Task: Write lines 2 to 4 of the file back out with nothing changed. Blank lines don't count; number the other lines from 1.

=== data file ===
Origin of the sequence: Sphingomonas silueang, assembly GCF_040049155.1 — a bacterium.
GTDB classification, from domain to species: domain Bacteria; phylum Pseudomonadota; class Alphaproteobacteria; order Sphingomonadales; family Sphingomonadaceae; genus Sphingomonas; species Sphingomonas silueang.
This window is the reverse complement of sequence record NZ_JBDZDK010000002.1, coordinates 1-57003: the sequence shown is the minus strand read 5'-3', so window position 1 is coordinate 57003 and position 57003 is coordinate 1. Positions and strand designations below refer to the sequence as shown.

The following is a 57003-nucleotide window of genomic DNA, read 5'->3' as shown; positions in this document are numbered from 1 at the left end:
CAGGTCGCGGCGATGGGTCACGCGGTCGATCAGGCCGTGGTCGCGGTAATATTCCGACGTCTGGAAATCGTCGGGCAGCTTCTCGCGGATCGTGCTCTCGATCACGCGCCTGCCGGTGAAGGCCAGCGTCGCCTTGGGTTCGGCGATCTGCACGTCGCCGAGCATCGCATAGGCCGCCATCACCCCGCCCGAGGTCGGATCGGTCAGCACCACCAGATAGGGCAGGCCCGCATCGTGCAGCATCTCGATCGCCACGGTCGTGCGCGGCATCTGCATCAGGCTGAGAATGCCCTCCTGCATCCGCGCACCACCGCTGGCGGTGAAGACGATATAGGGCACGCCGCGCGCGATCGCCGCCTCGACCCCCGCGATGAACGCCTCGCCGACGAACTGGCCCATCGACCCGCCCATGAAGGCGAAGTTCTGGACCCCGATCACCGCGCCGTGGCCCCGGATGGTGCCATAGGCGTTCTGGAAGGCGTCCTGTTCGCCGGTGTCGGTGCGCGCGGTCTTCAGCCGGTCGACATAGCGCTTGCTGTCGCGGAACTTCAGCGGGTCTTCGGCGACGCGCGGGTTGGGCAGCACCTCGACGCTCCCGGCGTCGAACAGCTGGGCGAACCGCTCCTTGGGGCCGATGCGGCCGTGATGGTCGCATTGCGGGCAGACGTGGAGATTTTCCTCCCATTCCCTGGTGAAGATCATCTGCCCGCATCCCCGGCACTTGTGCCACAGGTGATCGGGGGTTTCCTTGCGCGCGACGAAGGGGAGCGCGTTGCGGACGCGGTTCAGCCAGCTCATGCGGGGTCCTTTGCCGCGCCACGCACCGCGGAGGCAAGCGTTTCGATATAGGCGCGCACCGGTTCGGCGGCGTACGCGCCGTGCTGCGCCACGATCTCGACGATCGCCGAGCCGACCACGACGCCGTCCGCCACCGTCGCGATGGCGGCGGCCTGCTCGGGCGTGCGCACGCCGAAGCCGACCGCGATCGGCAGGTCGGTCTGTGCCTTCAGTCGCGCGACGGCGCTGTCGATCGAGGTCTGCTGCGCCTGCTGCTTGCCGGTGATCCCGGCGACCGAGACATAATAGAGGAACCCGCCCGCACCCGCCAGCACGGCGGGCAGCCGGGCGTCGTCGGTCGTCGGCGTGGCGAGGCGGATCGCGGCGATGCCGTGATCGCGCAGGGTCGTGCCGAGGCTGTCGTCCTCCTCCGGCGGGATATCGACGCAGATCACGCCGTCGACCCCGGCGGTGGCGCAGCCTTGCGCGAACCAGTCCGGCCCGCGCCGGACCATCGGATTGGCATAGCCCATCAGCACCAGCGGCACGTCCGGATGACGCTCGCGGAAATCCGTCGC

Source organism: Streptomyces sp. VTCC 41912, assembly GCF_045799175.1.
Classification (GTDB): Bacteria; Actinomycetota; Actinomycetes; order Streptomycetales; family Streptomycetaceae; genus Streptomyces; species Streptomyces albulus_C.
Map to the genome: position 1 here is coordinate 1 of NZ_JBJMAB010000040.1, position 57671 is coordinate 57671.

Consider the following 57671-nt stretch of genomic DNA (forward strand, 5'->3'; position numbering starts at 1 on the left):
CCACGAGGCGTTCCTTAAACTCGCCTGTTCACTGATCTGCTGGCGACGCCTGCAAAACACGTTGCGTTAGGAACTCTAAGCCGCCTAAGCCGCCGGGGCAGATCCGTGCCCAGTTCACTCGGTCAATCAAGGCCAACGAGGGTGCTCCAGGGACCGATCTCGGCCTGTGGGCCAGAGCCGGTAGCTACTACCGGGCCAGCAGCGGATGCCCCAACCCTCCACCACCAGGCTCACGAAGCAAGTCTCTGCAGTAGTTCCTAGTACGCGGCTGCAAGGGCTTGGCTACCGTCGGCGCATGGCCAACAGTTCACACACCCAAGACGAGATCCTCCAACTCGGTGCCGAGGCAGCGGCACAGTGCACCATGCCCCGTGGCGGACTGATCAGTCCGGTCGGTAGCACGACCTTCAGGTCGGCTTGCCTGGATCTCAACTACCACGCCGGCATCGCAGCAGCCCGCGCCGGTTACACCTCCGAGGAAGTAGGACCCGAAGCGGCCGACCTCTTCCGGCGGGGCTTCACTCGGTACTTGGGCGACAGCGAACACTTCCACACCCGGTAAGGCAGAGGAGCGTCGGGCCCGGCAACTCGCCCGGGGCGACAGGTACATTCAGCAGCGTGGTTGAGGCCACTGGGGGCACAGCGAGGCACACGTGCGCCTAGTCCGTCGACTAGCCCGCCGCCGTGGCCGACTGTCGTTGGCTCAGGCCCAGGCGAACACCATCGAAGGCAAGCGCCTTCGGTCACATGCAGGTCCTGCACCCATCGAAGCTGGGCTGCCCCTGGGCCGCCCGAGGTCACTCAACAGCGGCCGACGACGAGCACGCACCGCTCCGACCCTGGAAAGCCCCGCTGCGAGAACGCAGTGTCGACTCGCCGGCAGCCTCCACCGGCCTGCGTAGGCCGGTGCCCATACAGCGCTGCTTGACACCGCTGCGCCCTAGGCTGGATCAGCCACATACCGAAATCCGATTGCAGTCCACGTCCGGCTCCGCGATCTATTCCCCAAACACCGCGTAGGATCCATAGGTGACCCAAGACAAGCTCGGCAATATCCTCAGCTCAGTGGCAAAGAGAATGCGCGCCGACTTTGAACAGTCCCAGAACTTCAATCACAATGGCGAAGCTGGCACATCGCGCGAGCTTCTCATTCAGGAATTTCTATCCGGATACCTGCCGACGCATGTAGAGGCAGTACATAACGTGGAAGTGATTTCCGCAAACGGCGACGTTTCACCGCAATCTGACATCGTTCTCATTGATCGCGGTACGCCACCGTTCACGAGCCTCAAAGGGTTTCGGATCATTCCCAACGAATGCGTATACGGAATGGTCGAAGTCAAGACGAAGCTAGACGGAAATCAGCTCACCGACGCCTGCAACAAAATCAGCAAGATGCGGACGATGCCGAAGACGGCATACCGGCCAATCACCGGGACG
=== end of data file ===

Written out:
GTDB classification, from domain to species: domain Bacteria; phylum Pseudomonadota; class Alphaproteobacteria; order Sphingomonadales; family Sphingomonadaceae; genus Sphingomonas; species Sphingomonas silueang.
This window is the reverse complement of sequence record NZ_JBDZDK010000002.1, coordinates 1-57003: the sequence shown is the minus strand read 5'-3', so window position 1 is coordinate 57003 and position 57003 is coordinate 1. Positions and strand designations below refer to the sequence as shown.

The following is a 57003-nucleotide window of genomic DNA, read 5'->3' as shown; positions in this document are numbered from 1 at the left end: